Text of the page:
Electron energy levels

The Bohr model gives almost exact results only for a system where two charged points orbit each other at speeds much less than that of light. This not only includes one-electron systems such as the hydrogen atom, singly-ionized helium, doubly ionized lithium, but it includes positronium and Rydberg states of any atom where one electron is far away from everything else. It can be used for K-line X-ray transition calculations if other assumptions are added (see Moseley's law below). In high energy physics, it can be used to calculate the masses of heavy quark mesons. Depiction of a hydrogen atom showing the diameter as about twice the Bohr model radius. ... General Name, symbol, number helium, He, 2 Chemical series noble gases Group, period, block 18, 1, s Appearance colorless Standard atomic weight 4. ... This article is about the chemical element. ... Positronium (Ps) is a system consisting of an electron and its anti-particle, a positron, bound together into an exotic atom. The orbit of the two particles and the set of energy levels is similar to that of the hydrogen atom (electron and proton). ... This article or section is in need of attention from an expert on the subject. ... For other uses, see Quark (disambiguation). ... Mesons of spin 1 form a nonet In particle physics, a meson is a strongly interacting boson, that is, it is a hadron with integral spin. ...


To calculate the orbits requires two assumptions:


1. Classical mechanics

The electron is held in a circular orbit by electrostatic attraction. The centripetal force is equal to the Coulomb force.
 {m_e v^2over r} = {k e^2 over r^2}
where me is the mass and e is the charge of the electron. This determines the speed at any radius:
 v = sqrt{ k e^2 over m_e r}
It also determines the total energy at any radius:
 E= {1over 2} m_e v^2 - {k e^2 over r} = - { k e^2 over 2r}
The total energy is negative and inversely proportional to r. This means that it takes energy to pull the orbiting electron away from the proton. For infinite values of r, the energy is zero, corresponding to a motionless electron infinitely far from the proton. The total energy is half the potential energy, which is true for non circular orbits too by the virial theorem. For larger nuclei, replace ke2 everywhere with Zke2 where Z is the number of protons. For positronium, replace me with the reduced mass me / 2.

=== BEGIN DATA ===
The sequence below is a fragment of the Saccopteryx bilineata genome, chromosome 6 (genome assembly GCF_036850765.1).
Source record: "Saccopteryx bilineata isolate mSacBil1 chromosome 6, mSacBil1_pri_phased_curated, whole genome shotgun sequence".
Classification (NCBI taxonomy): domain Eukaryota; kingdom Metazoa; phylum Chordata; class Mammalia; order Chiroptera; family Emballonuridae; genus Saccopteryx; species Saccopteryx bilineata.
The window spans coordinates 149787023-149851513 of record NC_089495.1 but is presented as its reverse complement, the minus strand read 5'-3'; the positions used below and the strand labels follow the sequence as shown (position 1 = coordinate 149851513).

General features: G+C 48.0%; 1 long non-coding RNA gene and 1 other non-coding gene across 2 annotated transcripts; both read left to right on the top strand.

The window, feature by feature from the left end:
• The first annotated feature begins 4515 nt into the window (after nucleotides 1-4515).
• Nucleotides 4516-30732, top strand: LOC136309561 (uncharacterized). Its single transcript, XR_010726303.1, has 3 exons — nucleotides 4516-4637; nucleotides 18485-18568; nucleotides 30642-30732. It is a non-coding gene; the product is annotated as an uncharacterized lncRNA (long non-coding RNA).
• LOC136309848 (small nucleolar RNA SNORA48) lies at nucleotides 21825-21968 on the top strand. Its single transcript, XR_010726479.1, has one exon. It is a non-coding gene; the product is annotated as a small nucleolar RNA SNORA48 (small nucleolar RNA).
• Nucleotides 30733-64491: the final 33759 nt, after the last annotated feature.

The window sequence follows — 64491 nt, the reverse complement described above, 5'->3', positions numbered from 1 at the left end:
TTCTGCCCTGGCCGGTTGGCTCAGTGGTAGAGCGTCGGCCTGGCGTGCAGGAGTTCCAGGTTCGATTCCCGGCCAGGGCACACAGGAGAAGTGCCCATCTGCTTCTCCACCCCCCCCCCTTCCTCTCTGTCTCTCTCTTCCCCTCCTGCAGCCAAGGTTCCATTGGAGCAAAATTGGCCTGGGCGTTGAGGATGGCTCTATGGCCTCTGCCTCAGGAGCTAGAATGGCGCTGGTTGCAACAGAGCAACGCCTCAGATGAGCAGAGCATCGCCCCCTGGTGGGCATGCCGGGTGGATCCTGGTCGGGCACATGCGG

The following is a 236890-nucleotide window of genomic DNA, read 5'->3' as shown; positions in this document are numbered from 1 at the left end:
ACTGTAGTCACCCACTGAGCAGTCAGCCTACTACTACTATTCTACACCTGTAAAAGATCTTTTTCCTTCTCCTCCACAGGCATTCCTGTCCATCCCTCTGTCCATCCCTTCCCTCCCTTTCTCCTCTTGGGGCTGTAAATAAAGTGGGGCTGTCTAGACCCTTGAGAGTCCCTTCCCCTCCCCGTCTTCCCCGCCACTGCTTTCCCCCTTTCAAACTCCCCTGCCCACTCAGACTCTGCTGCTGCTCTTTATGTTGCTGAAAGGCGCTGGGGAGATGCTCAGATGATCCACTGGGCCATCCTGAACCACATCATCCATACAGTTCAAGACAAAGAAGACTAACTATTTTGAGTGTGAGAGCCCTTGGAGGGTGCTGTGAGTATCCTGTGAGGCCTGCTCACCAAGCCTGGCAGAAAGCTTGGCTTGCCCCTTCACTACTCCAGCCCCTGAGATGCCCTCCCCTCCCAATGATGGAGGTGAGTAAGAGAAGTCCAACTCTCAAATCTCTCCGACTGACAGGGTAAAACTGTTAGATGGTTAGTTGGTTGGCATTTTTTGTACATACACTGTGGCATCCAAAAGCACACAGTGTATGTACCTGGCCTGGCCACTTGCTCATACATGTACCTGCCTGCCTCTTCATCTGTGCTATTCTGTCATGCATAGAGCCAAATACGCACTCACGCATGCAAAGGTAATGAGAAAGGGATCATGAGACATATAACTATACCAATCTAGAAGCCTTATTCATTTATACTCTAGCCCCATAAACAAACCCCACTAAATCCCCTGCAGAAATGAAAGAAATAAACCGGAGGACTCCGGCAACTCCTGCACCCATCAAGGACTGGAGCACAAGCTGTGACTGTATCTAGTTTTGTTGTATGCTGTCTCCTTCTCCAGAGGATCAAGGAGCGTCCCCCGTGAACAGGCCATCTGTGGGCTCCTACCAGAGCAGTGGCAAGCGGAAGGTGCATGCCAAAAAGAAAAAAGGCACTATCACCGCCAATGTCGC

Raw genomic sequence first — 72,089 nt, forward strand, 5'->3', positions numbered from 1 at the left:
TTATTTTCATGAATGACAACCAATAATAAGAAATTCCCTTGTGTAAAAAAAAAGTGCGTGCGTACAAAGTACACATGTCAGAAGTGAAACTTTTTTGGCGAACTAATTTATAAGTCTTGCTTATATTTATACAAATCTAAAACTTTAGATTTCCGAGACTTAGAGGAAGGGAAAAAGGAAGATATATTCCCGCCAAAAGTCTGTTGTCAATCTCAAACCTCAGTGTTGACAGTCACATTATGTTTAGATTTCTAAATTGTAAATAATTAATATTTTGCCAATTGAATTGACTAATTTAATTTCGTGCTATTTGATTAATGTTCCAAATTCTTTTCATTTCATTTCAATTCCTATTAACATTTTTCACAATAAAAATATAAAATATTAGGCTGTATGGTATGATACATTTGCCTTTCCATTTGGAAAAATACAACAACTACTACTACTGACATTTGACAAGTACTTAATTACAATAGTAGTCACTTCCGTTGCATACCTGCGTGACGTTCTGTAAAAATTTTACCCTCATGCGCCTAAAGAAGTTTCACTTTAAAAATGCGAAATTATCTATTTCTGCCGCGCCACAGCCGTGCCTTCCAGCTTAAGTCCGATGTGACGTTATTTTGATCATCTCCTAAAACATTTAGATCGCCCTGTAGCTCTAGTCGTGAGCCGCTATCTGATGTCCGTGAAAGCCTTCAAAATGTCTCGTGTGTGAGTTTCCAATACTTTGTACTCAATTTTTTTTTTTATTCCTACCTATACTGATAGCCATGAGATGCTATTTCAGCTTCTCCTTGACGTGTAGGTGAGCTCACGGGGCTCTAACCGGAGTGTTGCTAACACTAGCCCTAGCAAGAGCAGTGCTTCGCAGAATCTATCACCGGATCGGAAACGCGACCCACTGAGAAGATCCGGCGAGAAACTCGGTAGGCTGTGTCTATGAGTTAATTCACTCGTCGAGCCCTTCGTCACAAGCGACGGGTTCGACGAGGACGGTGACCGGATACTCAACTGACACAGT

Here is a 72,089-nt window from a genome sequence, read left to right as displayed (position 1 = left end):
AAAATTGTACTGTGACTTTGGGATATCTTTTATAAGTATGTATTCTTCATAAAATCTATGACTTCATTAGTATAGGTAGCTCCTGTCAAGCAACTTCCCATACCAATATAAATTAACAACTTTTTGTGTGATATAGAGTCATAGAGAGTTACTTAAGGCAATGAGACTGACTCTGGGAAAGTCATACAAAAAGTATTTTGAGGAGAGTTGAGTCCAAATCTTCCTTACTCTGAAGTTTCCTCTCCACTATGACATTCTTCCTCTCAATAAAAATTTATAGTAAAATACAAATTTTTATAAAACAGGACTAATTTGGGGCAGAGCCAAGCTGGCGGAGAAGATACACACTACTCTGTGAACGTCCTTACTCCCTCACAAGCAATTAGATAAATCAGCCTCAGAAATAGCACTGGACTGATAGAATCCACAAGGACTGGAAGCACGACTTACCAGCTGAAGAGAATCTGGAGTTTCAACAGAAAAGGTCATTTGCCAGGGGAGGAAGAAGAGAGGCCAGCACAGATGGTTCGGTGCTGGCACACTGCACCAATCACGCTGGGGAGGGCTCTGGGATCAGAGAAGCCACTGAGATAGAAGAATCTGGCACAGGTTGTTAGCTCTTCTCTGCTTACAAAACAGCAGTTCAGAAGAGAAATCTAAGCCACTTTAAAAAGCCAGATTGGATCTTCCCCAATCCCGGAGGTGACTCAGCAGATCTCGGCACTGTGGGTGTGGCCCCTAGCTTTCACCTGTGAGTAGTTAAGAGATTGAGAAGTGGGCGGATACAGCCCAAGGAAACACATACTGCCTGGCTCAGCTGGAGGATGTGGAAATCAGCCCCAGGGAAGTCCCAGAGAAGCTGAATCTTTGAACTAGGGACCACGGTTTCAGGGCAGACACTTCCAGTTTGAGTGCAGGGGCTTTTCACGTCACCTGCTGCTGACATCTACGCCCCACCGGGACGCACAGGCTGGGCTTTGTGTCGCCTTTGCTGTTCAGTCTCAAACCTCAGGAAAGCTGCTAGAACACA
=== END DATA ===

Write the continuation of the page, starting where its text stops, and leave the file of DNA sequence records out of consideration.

Restricting ourselves to the hydrogen atom it follows from the expression for scriptstyle v that angular momentum scriptstyle L= m_evr is equal to
 L = sqrt{ k e^2 m_e r}
Hence, for an arbitrary circular orbit we have
 E = -{ (k e^2)^2m_e over 2L^2}
The rotation frequency of the electron in its orbit is
 nu_{rot} = {vover 2pi r} = { (k e^2)^2m_e over 2pi L^3} = 6.58 times 10^{15} operatorname{Hz}
giving a period of  1.52 times 10^{-16} operatorname{s}.

2. Quantum rule The centripetal force is the external force required to make a body follow a circular path at constant speed. ... Coulombs torsion balance In physics, Coulombs law is an inverse-square law indicating the magnitude and direction of electrostatic force that one stationary, electrically charged object of small dimensions (ideally, a point source) exerts on another. ... For other uses, see Electron (disambiguation). ... Potential energy can be thought of as energy stored within a physical system. ... In mechanics, the virial theorem provides a general equation relating the average total kinetic energy of a system with its average total potential energy , where angle brackets represent the average of the enclosed quantity. ... Reduced mass is an algebraic term of the form that simplifies an equation of the form The reduced mass is typically used as a relationship between two system elements in parallel, such as resistors; whether these be in the electrical, thermal, hydraulic, or mechanical domains. ...

Let the angular momentum scriptstyle L of a circular orbit be an integer multiple of scriptstyle hbar,
L = n frac{h}{2 pi} = n hbar
n takes the values 1,2,3,... and is called the principal quantum number, h is Planck's constant.
This quantum rule gives the energy levels:
 E_n = - {1 over n^2} {(ke^2)^2 m_e over 2 hbar^2} = {-13.6 mathrm{eV} over n^2}
So an electron in the lowest energy level of hydrogen (n = 1) has 13.606 eV less energy than a motionless electron infinitely far from the nucleus. The next energy level at (n = 2) is -3.4 eV. The third (n = 3) is -1.51 eV, and so on. For larger values of n, these are also the binding energies of a highly excited atom with one electron in a large circular orbit around the rest of the atom.
The radius of orbit number n is obtained from
 L = sqrt{k e^2 m_e r_n} = n hbar
as
 r_n = n^2 {hbar^2 over k e^2 m_e}
r1 is called the Bohr radius.
Expressing En in terms of the rotation frequency yields another quantum rule, viz.
E_n = -{nhnu_{rot}over 2}
used by Bohr as an alternative to the angular momentum quantum rule.